Remember when you used to think, “If they ever did that to me, I’d be out the door—no questions asked. There’s no way I’d put up with that.”
You used to hear stories of betrayal and wonder how anyone could ever stay after infidelity.
After Beyoncé dropped the Lemonade album, people everywhere wondered how Beyoncé could possibly stay. I mean, after all, she's Beyoncé, right?
“No way,” you thought--no way you'd stay.
So now that you’re sitting here, dazed, confused, and heart-broken after finding out about your partner’s betrayal you’re also battling with the shame of staying.
“What happened to me,” you wonder. "How could I possibly be contemplating staying?"
Pause. Inhale. Exhale.
It’s easy for us to say what we’d do when we’re not emotionally invested in a situation. When our lives are not intertwined with another person. That certainty becomes less clear when our hearts and lives are part of the scenario.
Here are 5 THINGS TO CONSIDER IF YOU'RE SHAMING YOURSELF FOR STAYING AFTER BEING CHEATED ON:
- Forgive yourself for not doing what you thought you would do. Our internal dialogue has a powerful impact on our emotional well-being. If your inner critic is blaming, shaming, and berating you for staying then your ability to make an informed decision about what to do next is compromised. Forgive yourself. You only know what you know. Beating yourself up will only keep you stuck in limbo.
- Limit the amount of detail you give to family/friends about the betrayal. Pick a very limited amount of people you’ll tell about the betrayal while you’re trying to decide what to do next and limit the details you share about the betrayal. Be certain these people are supportive and non-shaming as well, otherwise, their criticism may become an additional factor that causes you anxiety about staying. (Note: Situations where there is emotional, physical, sexual violence are different. In those cases, it’s important to know that the perpetrator will intentionally isolate the person they are abusing in order to keep them from accessing help. If you're dealing with this type of situation, creating a safety plan is crucial.)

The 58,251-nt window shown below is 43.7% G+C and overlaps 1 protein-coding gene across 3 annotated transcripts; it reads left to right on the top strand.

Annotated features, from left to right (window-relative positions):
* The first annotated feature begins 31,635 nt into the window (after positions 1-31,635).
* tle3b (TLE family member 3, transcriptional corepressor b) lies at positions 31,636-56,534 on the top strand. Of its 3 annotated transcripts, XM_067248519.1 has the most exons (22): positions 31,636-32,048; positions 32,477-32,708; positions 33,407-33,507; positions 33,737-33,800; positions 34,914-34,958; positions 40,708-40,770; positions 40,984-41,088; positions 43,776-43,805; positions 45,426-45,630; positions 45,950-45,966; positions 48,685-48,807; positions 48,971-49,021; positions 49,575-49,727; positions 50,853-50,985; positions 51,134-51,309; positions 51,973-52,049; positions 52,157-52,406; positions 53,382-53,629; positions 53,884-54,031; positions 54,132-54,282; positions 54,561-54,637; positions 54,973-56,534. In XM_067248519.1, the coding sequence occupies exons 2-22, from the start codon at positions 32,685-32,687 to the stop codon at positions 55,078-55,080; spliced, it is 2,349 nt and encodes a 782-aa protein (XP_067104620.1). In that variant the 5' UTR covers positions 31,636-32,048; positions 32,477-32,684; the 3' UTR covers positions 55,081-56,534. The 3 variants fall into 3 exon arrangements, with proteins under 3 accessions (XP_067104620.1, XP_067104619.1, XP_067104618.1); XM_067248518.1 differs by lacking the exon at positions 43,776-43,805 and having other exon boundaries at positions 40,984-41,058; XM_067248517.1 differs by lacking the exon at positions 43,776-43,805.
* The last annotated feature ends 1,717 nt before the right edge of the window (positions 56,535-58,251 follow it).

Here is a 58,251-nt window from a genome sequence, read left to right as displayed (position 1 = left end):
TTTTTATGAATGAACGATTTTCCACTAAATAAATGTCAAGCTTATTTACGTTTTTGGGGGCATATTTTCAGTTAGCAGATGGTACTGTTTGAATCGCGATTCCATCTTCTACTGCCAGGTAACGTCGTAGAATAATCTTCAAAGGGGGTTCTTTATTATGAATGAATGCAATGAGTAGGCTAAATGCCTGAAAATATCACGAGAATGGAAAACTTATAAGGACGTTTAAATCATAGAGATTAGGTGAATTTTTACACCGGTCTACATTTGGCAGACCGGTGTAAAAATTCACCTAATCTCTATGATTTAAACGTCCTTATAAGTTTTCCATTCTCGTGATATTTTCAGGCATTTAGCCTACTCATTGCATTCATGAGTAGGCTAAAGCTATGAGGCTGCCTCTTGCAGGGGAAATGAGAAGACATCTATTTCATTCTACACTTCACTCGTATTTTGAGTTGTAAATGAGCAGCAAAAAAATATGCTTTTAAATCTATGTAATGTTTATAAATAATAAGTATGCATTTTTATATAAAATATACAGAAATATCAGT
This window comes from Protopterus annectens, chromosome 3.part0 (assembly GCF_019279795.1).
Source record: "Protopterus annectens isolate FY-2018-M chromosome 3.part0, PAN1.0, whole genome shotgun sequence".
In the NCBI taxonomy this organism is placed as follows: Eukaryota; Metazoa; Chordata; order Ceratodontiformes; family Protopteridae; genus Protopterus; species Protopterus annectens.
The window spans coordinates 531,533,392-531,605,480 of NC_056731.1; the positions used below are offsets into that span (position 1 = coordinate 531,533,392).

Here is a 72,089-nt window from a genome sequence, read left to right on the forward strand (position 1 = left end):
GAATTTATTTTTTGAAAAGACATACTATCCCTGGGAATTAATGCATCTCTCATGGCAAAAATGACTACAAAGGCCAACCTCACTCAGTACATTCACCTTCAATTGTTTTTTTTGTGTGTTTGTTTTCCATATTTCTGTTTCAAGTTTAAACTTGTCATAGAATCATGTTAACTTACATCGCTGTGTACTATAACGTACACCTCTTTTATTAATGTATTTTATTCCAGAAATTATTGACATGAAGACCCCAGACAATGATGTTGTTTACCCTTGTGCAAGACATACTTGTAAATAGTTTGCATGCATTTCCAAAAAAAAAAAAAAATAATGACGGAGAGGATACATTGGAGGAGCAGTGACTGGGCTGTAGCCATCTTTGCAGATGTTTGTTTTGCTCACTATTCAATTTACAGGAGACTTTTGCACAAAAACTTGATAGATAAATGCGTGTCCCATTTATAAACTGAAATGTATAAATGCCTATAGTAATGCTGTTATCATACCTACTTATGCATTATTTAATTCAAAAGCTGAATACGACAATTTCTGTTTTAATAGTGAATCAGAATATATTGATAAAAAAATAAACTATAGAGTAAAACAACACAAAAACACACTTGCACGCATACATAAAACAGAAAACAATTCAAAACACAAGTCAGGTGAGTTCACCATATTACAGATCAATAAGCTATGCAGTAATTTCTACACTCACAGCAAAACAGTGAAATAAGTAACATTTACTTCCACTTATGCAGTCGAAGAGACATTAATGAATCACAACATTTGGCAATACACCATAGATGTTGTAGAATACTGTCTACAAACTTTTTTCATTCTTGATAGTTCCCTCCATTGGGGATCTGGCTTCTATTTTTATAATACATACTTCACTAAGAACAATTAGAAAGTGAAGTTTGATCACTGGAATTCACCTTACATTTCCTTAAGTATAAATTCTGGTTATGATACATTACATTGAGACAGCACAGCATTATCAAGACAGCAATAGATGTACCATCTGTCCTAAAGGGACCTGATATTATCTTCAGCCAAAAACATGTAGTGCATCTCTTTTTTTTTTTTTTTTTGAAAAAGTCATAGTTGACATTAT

- Work with a relationship therapist. Processing the pain of the betrayal is critical whether you stay or go. Find a therapist who will work with you & your partner to process the pain and identify what factors contributed to the relationship being vulnerable to betrayal. One that will help you reestablish safety and boundaries in your relationship. (Note: If the situation includes out of control sexual behavior or other non-traditional relationship elements then find a therapist that also specializes in addressing relationship and sexuality issues.)
- Work with an individual therapist. In addition to your relationship work do some individual work. How are you different after this experience? What did you learn about yourself? How will this change who you are and how you see relationships? The last thing you want to do is carry the pain of this betrayal into your future relationship—whether that’s with or without your partner.
- Practice Unapologetic Self-Care. If self-care is not part of your regular routine, now is the best time to begin implementing an Unapologetic Self-Care Routine. Self-care is the ongoing practice of identifying and meeting your emotional, physical, spiritual needs in order to be have optimal health. Unapologetic Self-Care means you’re not sorry for doing what you need to make sure you are OK. Self-care is not selfish, it’s self-preservation.
The pain of betrayal is never easy to process--adding shame on top of that makes it all the more challenging to heal. Support, compassion, and empathy will help you move through the pain. It takes time and trying to speed up the process only slows down the healing.
Above all else, choose your well-being—emotional, sexual, physical, spiritual, to be the priority. It will serve as your compass as you navigate through this difficult and, often, lonely process.
Start today by being kind & compassionate to yourself for choosing to explore your options. Then get the support you need to heal and gain clarity.
DISCLAIMER: THE RELATIONSHIP & SEXUAL WELLNESS CENTER blog is not intended to be a substitute for legal, ethical or medical consultation or for treatment and is strictly for educational and entertainment purposes. Nothing found on the website or email is a substitute for professional psychological, psychiatric or medical advice, diagnosis or treatment.Always seek the advice of your physician or other qualified health provider with any questions you may have regarding a medical or mental health condition.